14 Things You Didn’t Know About Valentine’s Day

Posted on: January 19, 2016
Valentine’s Day

Valentine’s Day is quickly approaching. Think you know everything about the most romantic day of the year? Maybe not. There’s more to Valentine’s Day than flowers, heart-shaped boxes of chocolate, and a romantic meal with your special someone.

In fact, Valentine’s Day goes back hundreds of years, and it’s celebrated in many different ways around the world. For instance, did you know that celebrating Valentine’s Day in some countries is a criminal offense punishable by jail time? Did you know that the phrase “wear your heart on your sleeve” came from an actual Valentine’s Day celebration? Find the answers to these questions and more by checking out the 14 fun facts below.

And if you haven’t made Valentine’s Day plans yet, how does a night of romance complete with live music and fresh, handcrafted food sound? Pretty good, right? That's what Jag's will be serving up Friday (February 12th), Saturday (February 13th), and Sunday (February 14th). Make your reservation today, and let our professional staff help you celebrate that special someone.

#1 - A note for the jailer’s daughter.

There is no written documentation about how Valentine’s Day was created. However, there are some popular theories. One of the most widely accepted involves St. Valentine of Rome, who is believed to have lived during the third century.

Under the Roman Empire, Christian preachings were strictly prohibited. Also banned - marriage. The Roman Empire was in desperate need of troops to continue its conquests, and the Empire found that men with wives and children were highly resistant to embark on a military expedition from which they may never return.

Legend has it that St. Valentine conducted marriages without permission from the local authorities. He also reportedly preached Christianity in underground churches. Eventually, his activities were discovered and he was jailed for his offenses.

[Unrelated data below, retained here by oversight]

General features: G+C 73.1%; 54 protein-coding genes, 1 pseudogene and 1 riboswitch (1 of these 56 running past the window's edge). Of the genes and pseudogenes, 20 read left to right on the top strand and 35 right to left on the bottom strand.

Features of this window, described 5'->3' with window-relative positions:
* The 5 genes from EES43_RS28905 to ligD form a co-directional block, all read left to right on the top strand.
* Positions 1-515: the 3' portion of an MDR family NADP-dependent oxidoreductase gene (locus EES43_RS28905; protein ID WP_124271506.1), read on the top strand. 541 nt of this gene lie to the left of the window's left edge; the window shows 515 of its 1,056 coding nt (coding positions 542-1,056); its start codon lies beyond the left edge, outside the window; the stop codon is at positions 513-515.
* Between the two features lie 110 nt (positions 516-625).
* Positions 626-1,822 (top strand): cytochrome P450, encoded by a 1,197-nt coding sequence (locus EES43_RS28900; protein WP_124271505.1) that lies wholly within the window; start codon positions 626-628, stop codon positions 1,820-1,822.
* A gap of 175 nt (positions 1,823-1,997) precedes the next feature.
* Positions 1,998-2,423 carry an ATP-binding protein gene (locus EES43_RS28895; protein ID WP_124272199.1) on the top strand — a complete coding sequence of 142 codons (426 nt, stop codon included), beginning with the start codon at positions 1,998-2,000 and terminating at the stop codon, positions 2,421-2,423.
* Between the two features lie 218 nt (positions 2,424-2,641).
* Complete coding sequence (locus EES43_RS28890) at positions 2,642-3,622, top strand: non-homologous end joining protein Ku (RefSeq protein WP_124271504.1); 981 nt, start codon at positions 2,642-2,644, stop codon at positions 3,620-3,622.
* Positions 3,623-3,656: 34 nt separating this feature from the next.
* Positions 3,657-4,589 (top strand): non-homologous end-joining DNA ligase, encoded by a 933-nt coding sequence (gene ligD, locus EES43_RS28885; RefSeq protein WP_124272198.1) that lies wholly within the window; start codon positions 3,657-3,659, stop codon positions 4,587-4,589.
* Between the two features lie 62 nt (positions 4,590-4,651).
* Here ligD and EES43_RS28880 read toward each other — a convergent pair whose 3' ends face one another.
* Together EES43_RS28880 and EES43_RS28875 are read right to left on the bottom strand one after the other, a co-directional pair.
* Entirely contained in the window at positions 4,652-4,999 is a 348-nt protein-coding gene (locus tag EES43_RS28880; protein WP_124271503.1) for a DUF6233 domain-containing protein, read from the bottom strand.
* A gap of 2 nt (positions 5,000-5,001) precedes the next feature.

While in jail, he became friends with the jailer and the jailer’s daughter, who was blind. St. Valentine was supposedly able to cure the girl of her blindness, a feat that temporarily won him his freedom. Upon leaving the jail, he reportedly gave her a note, which he signed, “Your Valentine.”

#2 - Valentine’s Day is banned in Saudi Arabia.

It turns out love isn’t the universal language. The holiday is banned in Saudi Arabia, along with several other Middle Eastern countries. Florists aren’t allowed to sell red roses when Valentine’s Day is approaching and many vendors don’t sell red garments for fear the products will be perceived as celebration of the holiday.

Note: While celebrating Valentine’s Day can be punishable by jail time, some hotels, restaurants, and retailers have started to ignore the ban in recent years.

#3 - Japan has two Valentine’s Days… kind of.

In Japan, Valentine’s Day is celebrated a little differently than it is in the rest of the world. On February 14, the country celebrates Valentine’s Day, but this day is only for women to give gifts - traditionally chocolate - to men. A month later, on March 14, the country celebrates White Day, when men return the favor and give chocolate to the country’s women.

Why the two holidays? You guessed it. The country’s chocolate industry realized it could sell more product if Valentine’s Day was stretched across two months. Thus, in 1978, White Day was born.

#4 - Yes, your dog can be your Valentine.

Not in a romantic relationship? Don’t worry. You can still celebrate Valentine’s Day. While Valentine’s Day is traditionally thought of as a romantic holiday, it’s really just an opportunity to express love for those who are important in your life. In fact, teachers get more Valentine’s Day cards than anyone.

If you want to declare your dog or cat as your special someone, you’re not alone. Last year, Americans planned to spend more than $700 million on Valentine’s Day gifts for their pets.

#5 - Thank you, Alexander Graham Bell.

Mr. Bell probably never suspected his invention would be important in romantic relationships in the future. However, from teenagers talking to their boyfriend or girlfriend on the phone every night to today’s Millennials finding their next special someone on Tinder, the phone has played an integral role in relationships for more than 100 years.

And as fate would have it, Valentine’s Day was an important date in the history of the telephone. Alexander Graham Bell filed the patent for his invention on February 14, 1876.

#6 - The first heart-shaped box.

In the 1800s, John Cadbury was one of the biggest chocolate producers in England. You may recognize his name from your favorite Easter chocolate treat - the Cadbury Egg.